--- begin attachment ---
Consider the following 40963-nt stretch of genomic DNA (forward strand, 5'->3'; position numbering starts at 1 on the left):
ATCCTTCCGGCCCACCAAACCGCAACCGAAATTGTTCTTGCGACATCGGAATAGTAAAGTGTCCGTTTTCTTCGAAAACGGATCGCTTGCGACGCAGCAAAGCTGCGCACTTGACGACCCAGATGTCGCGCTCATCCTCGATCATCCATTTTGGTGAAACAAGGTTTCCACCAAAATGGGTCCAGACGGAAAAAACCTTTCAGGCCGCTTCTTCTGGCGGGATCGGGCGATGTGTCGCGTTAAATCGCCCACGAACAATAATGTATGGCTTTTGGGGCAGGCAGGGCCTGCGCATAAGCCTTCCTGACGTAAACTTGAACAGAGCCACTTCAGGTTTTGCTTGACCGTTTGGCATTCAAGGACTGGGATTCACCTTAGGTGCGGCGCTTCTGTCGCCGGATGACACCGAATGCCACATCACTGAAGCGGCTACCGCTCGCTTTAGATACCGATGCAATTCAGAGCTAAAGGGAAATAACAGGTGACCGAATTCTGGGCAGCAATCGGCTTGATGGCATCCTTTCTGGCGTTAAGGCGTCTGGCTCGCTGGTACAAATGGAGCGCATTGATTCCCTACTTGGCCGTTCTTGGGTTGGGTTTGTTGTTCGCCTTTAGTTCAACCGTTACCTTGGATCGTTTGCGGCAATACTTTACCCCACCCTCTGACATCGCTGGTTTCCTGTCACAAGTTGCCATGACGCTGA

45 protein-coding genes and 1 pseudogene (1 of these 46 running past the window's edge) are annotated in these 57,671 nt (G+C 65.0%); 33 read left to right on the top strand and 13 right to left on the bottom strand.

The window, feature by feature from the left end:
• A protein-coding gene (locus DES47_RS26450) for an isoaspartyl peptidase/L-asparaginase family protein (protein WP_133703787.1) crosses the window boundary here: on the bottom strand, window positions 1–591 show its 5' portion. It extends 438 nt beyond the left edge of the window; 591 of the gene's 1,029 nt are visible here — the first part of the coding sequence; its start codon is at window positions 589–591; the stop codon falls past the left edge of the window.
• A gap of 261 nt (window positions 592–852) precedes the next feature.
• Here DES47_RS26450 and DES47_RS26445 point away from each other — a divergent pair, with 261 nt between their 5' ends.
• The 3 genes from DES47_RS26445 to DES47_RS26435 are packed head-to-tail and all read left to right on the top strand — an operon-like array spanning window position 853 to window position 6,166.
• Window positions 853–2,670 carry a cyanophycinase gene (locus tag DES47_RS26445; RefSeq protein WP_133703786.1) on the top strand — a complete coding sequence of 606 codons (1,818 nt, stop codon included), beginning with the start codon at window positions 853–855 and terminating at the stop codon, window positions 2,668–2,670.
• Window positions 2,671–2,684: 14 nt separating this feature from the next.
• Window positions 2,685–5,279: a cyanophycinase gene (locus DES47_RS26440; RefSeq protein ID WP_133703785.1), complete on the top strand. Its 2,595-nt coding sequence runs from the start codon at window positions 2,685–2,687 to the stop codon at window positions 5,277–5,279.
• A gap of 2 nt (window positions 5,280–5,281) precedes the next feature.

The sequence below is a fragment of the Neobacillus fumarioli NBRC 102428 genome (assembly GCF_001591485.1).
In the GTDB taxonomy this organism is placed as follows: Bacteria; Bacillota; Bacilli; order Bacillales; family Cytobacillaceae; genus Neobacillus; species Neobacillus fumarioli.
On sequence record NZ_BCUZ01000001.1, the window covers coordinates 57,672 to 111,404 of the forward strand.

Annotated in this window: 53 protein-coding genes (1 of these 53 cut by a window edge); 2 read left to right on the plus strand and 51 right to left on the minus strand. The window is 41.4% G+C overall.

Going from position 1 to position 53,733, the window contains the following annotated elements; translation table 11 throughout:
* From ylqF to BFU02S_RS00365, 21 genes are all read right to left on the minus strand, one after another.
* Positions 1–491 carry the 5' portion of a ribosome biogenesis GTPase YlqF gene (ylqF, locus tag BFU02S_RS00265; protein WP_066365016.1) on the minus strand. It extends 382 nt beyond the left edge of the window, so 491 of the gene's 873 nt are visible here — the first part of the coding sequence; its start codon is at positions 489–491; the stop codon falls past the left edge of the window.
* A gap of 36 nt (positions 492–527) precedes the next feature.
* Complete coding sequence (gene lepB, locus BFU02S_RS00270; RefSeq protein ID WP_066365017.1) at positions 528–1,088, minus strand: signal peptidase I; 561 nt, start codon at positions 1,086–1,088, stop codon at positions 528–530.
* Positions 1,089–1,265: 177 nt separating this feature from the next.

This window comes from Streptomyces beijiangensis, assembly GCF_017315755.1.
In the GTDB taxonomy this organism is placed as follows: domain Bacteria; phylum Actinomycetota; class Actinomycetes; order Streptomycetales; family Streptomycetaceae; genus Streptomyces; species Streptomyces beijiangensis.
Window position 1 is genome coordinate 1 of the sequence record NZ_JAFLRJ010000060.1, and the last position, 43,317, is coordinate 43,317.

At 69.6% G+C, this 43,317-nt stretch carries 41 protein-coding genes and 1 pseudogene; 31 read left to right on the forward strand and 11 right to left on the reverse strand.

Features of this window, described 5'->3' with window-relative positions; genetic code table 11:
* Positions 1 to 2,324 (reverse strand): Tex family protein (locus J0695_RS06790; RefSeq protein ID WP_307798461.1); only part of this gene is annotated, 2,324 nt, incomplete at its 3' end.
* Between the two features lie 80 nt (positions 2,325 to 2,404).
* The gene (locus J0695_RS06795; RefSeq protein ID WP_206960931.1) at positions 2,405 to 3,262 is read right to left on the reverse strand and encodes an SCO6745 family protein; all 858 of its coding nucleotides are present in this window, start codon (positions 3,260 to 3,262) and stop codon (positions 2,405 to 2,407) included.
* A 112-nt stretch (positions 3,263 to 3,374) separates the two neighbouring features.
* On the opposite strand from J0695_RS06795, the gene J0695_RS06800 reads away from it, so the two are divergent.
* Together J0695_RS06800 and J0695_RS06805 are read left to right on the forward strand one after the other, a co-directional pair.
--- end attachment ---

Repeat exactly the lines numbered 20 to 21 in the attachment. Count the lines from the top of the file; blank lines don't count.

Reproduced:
* A gap of 36 nt (positions 492–527) precedes the next feature.
* Complete coding sequence (gene lepB, locus BFU02S_RS00270; RefSeq protein ID WP_066365017.1) at positions 528–1,088, minus strand: signal peptidase I; 561 nt, start codon at positions 1,086–1,088, stop codon at positions 528–530.